Rich Man's Fake Fiancee(4)

By: Catherine Mann

He scanned the dim cubicle and found Ashley—thank God—sitting, wedged in a corner by the sink, wrapped in a wet blanket. Smart woman.

Matthew wove around the fallen door toward her. He sidestepped a broken chair, the whole room in shambles. She’d obviously fought to free herself. This subdued woman apparently packed the wallop of a pocket-size warrior.

“Thanks for coming back,” she gasped out, thrusting out a hand with a dripping wet hand towel. “Wrap this around your face.”

Very smart woman. He looped the cloth around his face, scarf style, to filter the air.

Ashley rose to her feet, coughed, gasped. Damn. She needed air, but she wouldn’t be able to walk over the shards of glass and sparking embers with her bare feet.

He hunkered down, dipping his shoulder into her midsection and swooping her up. “Hang on.”

“Just get us out of here.” She hacked through another rasping cough.

Matthew charged through the shop, now more of a kiln. Greedy flames crawled along a counter. Packs of stationery blackened, disintegrated.

Move faster. Don’t stop. Don’t think.

A bookshelf wobbled. Matthew rocked on his heels. Instinctively, he curved himself over Ashley. The towering shelves crashed forward, exploding into a pyre, stinging his face. Blocking his exit.

His fist convulsed around the blanket. A burning wood chip sizzled through his leather shoe.

“The other entrance, through the kitchen,” Ashley hollered through wrenching coughs and her fireproof cocoon. “To the left.”

“Got it.” Backtracking, he rounded the corner into the narrow hall. The smoke thinned enough for light to seep through the glass door.

Ashley jostled against him, a slight weight. Relief slammed him with at least twice the force. Too damn much relief for someone he barely knew.

Suddenly the air outside felt as thick and heavy as the smoldering atmosphere back inside.

Ashley gasped fresh air by the Dumpster behind her store. Hysteria hummed inside her.At least the humid air out here was fresher than the alternative inside her ruined restaurant. Soon to be her entirely ruined home if firefighters didn’t show up ASAP and knock back the flames spitting through two kitchen windows.

The distant siren brought some relief, which only freed her mind to fill with other concerns. How could the blaze have started? Had one of the candles been to blame? How much damage waited back inside?

Matthew’s shoulder dug into her stomach. Each loping step punched precious gasps from her and brought a painful reminder of her undignified position. “You can put me down now.”

“No need to thank me,” he answered, his drawl raspier. “Save your breath.”

How could he be both a hero and an insensitive jerk in the space of a few hours?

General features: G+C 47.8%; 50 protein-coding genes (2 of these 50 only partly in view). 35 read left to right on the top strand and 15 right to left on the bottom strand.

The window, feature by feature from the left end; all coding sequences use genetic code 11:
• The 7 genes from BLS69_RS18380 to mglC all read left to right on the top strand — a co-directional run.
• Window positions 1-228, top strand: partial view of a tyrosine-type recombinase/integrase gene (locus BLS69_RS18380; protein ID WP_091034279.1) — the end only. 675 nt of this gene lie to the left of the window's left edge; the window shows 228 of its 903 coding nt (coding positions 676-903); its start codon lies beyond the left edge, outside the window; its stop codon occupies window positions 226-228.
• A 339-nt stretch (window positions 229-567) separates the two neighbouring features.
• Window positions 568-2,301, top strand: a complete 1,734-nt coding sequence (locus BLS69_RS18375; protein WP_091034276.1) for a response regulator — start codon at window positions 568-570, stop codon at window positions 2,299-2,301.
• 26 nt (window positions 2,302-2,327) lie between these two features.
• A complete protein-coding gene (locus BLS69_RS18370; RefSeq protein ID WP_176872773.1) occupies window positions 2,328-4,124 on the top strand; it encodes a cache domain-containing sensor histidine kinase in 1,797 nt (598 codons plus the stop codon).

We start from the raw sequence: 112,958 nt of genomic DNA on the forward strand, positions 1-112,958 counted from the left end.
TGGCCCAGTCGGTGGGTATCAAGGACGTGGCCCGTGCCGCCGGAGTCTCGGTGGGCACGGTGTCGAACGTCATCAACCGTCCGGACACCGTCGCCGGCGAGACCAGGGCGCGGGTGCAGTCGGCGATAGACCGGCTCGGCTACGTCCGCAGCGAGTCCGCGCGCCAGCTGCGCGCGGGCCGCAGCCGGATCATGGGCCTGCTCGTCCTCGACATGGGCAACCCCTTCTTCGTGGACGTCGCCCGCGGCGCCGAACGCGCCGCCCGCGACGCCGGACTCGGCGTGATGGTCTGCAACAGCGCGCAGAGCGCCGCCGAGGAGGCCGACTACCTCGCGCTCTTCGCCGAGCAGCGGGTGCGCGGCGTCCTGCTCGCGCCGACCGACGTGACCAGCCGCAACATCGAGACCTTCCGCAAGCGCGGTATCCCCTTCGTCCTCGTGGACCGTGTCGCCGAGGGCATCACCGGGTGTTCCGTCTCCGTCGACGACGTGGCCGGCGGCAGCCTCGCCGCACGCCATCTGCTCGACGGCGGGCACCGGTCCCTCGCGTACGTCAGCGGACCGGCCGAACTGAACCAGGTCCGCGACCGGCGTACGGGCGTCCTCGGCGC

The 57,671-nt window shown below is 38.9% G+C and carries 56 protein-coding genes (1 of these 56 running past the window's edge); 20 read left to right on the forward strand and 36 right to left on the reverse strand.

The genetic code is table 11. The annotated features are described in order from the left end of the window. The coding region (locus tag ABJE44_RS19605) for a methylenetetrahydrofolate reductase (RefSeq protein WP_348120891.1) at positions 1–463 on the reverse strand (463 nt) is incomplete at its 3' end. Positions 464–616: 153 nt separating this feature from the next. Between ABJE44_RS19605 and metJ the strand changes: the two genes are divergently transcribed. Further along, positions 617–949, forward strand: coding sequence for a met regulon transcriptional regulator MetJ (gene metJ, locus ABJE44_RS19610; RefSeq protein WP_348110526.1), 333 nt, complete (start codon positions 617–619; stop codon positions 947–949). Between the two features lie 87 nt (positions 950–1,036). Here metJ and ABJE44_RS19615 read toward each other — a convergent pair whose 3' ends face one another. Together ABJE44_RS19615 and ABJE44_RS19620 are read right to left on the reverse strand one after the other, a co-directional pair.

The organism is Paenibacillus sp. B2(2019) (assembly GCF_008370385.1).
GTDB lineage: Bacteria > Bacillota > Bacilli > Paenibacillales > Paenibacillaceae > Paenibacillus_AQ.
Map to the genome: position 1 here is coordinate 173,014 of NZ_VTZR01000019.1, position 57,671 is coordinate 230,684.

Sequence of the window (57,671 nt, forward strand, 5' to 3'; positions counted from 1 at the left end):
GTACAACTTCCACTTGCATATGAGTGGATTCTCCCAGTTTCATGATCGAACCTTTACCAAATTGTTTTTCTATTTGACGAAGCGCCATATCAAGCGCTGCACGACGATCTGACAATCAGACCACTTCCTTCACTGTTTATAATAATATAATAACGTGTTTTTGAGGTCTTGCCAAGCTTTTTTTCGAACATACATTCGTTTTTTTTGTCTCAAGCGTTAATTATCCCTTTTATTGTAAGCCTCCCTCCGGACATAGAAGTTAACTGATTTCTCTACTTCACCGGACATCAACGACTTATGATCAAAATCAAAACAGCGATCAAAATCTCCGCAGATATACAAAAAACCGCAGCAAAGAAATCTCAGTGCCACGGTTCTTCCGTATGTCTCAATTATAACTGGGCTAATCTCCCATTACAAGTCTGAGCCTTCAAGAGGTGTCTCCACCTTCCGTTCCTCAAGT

Her teeth chattered. Delayed reaction, no doubt. The fine stitching along the bottom of his Brooks Brothers suit coat bobbed in front of her eyes. The graveled parking lot passed below. Now that the imminent danger of burning to death had ended, she could distract herself with an almost equally daunting problem.

Earlier she’d bemoaned the fact Matthew hadn’t seen her in the pink satin nightgown—and now she wished he could see her in anything but that scrap of lingerie underneath her soggy blanket.

“Matthew,” Ashley squeaked. “I can walk. Let me go, please.”

“Not a chance.” He shifted her more securely in place. The move nudged the blanket aside, baring her shoulder. His feet pounded the narrow strip of pavement at a fast jog. “You’re going straight to the hospital to be checked over.”

“You don’t need to carry me. I’m fine.” She gagged on a dry cough, gripping the edges of the slipping blanket. “Really.”

“And stubborn.”

“Not at all. I just hate for you to wear yourself out.” Except after last night she knew just how much stamina his honed body possessed.

She grappled with the edges of the wet afghan, succeeding only in loosening the folds further and nearly flipping herself sideways off Matthew’s shoulder.

“Quit wiggling, Ashley.” He cupped her bottom.

Oh, my.

His touch tingled clear to the roots of her long red hair swishing as she hung upside down.

Two firefighters rounded the corner, dragging a hose as they sprinted past, reminding her of bigger concerns than the impact of Matthew’s touch and her lack of clothing. Her restaurant was burning down, her business started with her two foster sisters in the only real home she’d ever known. The place had been willed to them by dear “Aunt” Libby who’d taken them in.

Tears clogged her nose until another coughing jag ripped through her. Matthew broke into a run. She gripped the hem of his jacket.